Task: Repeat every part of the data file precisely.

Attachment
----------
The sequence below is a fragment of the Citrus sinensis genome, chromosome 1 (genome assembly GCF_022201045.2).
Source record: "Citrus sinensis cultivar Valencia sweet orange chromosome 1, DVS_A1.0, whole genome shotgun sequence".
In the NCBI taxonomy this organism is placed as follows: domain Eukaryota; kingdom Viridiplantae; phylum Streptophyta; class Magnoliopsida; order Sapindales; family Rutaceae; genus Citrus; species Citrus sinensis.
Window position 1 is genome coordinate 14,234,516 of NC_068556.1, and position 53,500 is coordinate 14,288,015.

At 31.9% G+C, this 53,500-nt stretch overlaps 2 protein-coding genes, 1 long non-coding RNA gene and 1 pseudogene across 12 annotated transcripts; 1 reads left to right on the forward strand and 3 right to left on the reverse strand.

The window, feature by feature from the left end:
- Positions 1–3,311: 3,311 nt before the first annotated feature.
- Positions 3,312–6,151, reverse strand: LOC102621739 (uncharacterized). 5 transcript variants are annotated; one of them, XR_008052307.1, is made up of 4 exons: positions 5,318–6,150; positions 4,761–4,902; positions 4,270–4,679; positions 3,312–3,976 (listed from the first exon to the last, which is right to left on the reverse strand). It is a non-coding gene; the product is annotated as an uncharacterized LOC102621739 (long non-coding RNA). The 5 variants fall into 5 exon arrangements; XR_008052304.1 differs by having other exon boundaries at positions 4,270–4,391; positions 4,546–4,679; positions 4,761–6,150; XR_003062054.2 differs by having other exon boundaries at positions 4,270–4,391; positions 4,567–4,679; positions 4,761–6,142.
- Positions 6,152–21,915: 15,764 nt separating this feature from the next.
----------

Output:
The sequence below is a fragment of the Citrus sinensis genome, chromosome 1 (genome assembly GCF_022201045.2).
Source record: "Citrus sinensis cultivar Valencia sweet orange chromosome 1, DVS_A1.0, whole genome shotgun sequence".
In the NCBI taxonomy this organism is placed as follows: domain Eukaryota; kingdom Viridiplantae; phylum Streptophyta; class Magnoliopsida; order Sapindales; family Rutaceae; genus Citrus; species Citrus sinensis.
Window position 1 is genome coordinate 14,234,516 of NC_068556.1, and position 53,500 is coordinate 14,288,015.

At 31.9% G+C, this 53,500-nt stretch overlaps 2 protein-coding genes, 1 long non-coding RNA gene and 1 pseudogene across 12 annotated transcripts; 1 reads left to right on the forward strand and 3 right to left on the reverse strand.

The window, feature by feature from the left end:
- Positions 1–3,311: 3,311 nt before the first annotated feature.
- Positions 3,312–6,151, reverse strand: LOC102621739 (uncharacterized). 5 transcript variants are annotated; one of them, XR_008052307.1, is made up of 4 exons: positions 5,318–6,150; positions 4,761–4,902; positions 4,270–4,679; positions 3,312–3,976 (listed from the first exon to the last, which is right to left on the reverse strand). It is a non-coding gene; the product is annotated as an uncharacterized LOC102621739 (long non-coding RNA). The 5 variants fall into 5 exon arrangements; XR_008052304.1 differs by having other exon boundaries at positions 4,270–4,391; positions 4,546–4,679; positions 4,761–6,150; XR_003062054.2 differs by having other exon boundaries at positions 4,270–4,391; positions 4,567–4,679; positions 4,761–6,142.
- Positions 6,152–21,915: 15,764 nt separating this feature from the next.